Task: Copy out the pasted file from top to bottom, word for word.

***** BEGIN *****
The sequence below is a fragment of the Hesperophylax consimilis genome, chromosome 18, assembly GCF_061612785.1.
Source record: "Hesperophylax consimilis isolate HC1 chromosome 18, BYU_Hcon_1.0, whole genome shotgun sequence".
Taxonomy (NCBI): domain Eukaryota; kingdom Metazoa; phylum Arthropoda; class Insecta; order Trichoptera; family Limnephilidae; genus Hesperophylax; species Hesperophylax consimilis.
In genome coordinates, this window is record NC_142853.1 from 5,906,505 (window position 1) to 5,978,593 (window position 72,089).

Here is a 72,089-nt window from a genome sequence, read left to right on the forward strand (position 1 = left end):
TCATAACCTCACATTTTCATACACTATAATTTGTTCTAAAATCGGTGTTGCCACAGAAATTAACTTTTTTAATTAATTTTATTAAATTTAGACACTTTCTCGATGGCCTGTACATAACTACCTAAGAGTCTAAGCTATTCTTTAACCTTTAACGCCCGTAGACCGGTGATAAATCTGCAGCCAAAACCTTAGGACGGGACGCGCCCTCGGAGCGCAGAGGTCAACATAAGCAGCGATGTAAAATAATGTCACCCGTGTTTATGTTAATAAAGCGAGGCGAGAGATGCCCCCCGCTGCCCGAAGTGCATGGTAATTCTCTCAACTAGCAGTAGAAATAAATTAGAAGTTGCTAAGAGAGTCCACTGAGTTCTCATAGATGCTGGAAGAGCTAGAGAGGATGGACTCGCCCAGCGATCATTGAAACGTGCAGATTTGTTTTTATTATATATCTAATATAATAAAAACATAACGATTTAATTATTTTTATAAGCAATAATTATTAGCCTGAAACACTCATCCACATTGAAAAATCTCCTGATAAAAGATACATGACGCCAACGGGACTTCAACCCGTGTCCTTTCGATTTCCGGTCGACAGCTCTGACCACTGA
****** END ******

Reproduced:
The sequence below is a fragment of the Hesperophylax consimilis genome, chromosome 18, assembly GCF_061612785.1.
Source record: "Hesperophylax consimilis isolate HC1 chromosome 18, BYU_Hcon_1.0, whole genome shotgun sequence".
Taxonomy (NCBI): domain Eukaryota; kingdom Metazoa; phylum Arthropoda; class Insecta; order Trichoptera; family Limnephilidae; genus Hesperophylax; species Hesperophylax consimilis.
In genome coordinates, this window is record NC_142853.1 from 5,906,505 (window position 1) to 5,978,593 (window position 72,089).

Here is a 72,089-nt window from a genome sequence, read left to right on the forward strand (position 1 = left end):
TCATAACCTCACATTTTCATACACTATAATTTGTTCTAAAATCGGTGTTGCCACAGAAATTAACTTTTTTAATTAATTTTATTAAATTTAGACACTTTCTCGATGGCCTGTACATAACTACCTAAGAGTCTAAGCTATTCTTTAACCTTTAACGCCCGTAGACCGGTGATAAATCTGCAGCCAAAACCTTAGGACGGGACGCGCCCTCGGAGCGCAGAGGTCAACATAAGCAGCGATGTAAAATAATGTCACCCGTGTTTATGTTAATAAAGCGAGGCGAGAGATGCCCCCCGCTGCCCGAAGTGCATGGTAATTCTCTCAACTAGCAGTAGAAATAAATTAGAAGTTGCTAAGAGAGTCCACTGAGTTCTCATAGATGCTGGAAGAGCTAGAGAGGATGGACTCGCCCAGCGATCATTGAAACGTGCAGATTTGTTTTTATTATATATCTAATATAATAAAAACATAACGATTTAATTATTTTTATAAGCAATAATTATTAGCCTGAAACACTCATCCACATTGAAAAATCTCCTGATAAAAGATACATGACGCCAACGGGACTTCAACCCGTGTCCTTTCGATTTCCGGTCGACAGCTCTGACCACTGA